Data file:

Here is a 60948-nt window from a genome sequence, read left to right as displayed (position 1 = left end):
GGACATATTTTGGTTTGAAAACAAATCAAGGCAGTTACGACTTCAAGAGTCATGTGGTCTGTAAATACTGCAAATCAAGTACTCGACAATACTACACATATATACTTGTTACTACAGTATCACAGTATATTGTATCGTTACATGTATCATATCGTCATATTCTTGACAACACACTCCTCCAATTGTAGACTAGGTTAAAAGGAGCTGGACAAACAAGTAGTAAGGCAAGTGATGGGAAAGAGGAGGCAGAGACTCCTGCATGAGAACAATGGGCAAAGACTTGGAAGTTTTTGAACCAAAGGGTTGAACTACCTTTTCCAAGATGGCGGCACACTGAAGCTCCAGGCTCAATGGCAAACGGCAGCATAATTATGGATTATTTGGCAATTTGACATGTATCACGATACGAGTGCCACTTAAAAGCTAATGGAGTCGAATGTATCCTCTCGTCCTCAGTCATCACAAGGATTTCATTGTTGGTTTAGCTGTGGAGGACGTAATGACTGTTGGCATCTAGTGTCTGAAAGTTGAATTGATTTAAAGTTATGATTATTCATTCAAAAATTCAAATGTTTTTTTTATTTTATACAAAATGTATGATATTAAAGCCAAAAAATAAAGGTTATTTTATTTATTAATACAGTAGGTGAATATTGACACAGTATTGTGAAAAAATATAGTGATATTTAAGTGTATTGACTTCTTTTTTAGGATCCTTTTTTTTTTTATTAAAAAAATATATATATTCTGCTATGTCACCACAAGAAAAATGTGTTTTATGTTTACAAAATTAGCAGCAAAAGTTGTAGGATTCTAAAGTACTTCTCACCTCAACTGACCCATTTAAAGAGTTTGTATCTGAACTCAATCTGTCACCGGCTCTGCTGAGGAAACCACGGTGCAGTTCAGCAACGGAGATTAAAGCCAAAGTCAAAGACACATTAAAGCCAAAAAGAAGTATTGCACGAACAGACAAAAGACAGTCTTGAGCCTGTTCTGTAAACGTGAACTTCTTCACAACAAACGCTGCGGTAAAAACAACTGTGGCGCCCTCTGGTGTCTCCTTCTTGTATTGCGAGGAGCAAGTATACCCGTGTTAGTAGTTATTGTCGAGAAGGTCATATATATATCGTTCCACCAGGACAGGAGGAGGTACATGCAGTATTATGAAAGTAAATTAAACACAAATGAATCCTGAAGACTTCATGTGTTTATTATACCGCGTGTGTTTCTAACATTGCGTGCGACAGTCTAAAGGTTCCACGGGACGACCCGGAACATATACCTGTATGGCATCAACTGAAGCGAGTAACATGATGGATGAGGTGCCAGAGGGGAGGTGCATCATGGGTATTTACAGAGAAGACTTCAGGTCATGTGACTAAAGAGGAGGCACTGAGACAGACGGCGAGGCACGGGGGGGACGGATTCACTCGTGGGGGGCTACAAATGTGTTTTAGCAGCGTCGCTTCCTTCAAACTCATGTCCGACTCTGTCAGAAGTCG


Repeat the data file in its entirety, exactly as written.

Here is a 60948-nt window from a genome sequence, read left to right as displayed (position 1 = left end):
GGACATATTTTGGTTTGAAAACAAATCAAGGCAGTTACGACTTCAAGAGTCATGTGGTCTGTAAATACTGCAAATCAAGTACTCGACAATACTACACATATATACTTGTTACTACAGTATCACAGTATATTGTATCGTTACATGTATCATATCGTCATATTCTTGACAACACACTCCTCCAATTGTAGACTAGGTTAAAAGGAGCTGGACAAACAAGTAGTAAGGCAAGTGATGGGAAAGAGGAGGCAGAGACTCCTGCATGAGAACAATGGGCAAAGACTTGGAAGTTTTTGAACCAAAGGGTTGAACTACCTTTTCCAAGATGGCGGCACACTGAAGCTCCAGGCTCAATGGCAAACGGCAGCATAATTATGGATTATTTGGCAATTTGACATGTATCACGATACGAGTGCCACTTAAAAGCTAATGGAGTCGAATGTATCCTCTCGTCCTCAGTCATCACAAGGATTTCATTGTTGGTTTAGCTGTGGAGGACGTAATGACTGTTGGCATCTAGTGTCTGAAAGTTGAATTGATTTAAAGTTATGATTATTCATTCAAAAATTCAAATGTTTTTTTTATTTTATACAAAATGTATGATATTAAAGCCAAAAAATAAAGGTTATTTTATTTATTAATACAGTAGGTGAATATTGACACAGTATTGTGAAAAAATATAGTGATATTTAAGTGTATTGACTTCTTTTTTAGGATCCTTTTTTTTTTTATTAAAAAAATATATATATTCTGCTATGTCACCACAAGAAAAATGTGTTTTATGTTTACAAAATTAGCAGCAAAAGTTGTAGGATTCTAAAGTACTTCTCACCTCAACTGACCCATTTAAAGAGTTTGTATCTGAACTCAATCTGTCACCGGCTCTGCTGAGGAAACCACGGTGCAGTTCAGCAACGGAGATTAAAGCCAAAGTCAAAGACACATTAAAGCCAAAAAGAAGTATTGCACGAACAGACAAAAGACAGTCTTGAGCCTGTTCTGTAAACGTGAACTTCTTCACAACAAACGCTGCGGTAAAAACAACTGTGGCGCCCTCTGGTGTCTCCTTCTTGTATTGCGAGGAGCAAGTATACCCGTGTTAGTAGTTATTGTCGAGAAGGTCATATATATATCGTTCCACCAGGACAGGAGGAGGTACATGCAGTATTATGAAAGTAAATTAAACACAAATGAATCCTGAAGACTTCATGTGTTTATTATACCGCGTGTGTTTCTAACATTGCGTGCGACAGTCTAAAGGTTCCACGGGACGACCCGGAACATATACCTGTATGGCATCAACTGAAGCGAGTAACATGATGGATGAGGTGCCAGAGGGGAGGTGCATCATGGGTATTTACAGAGAAGACTTCAGGTCATGTGACTAAAGAGGAGGCACTGAGACAGACGGCGAGGCACGGGGGGGACGGATTCACTCGTGGGGGGCTACAAATGTGTTTTAGCAGCGTCGCTTCCTTCAAACTCATGTCCGACTCTGTCAGAAGTCG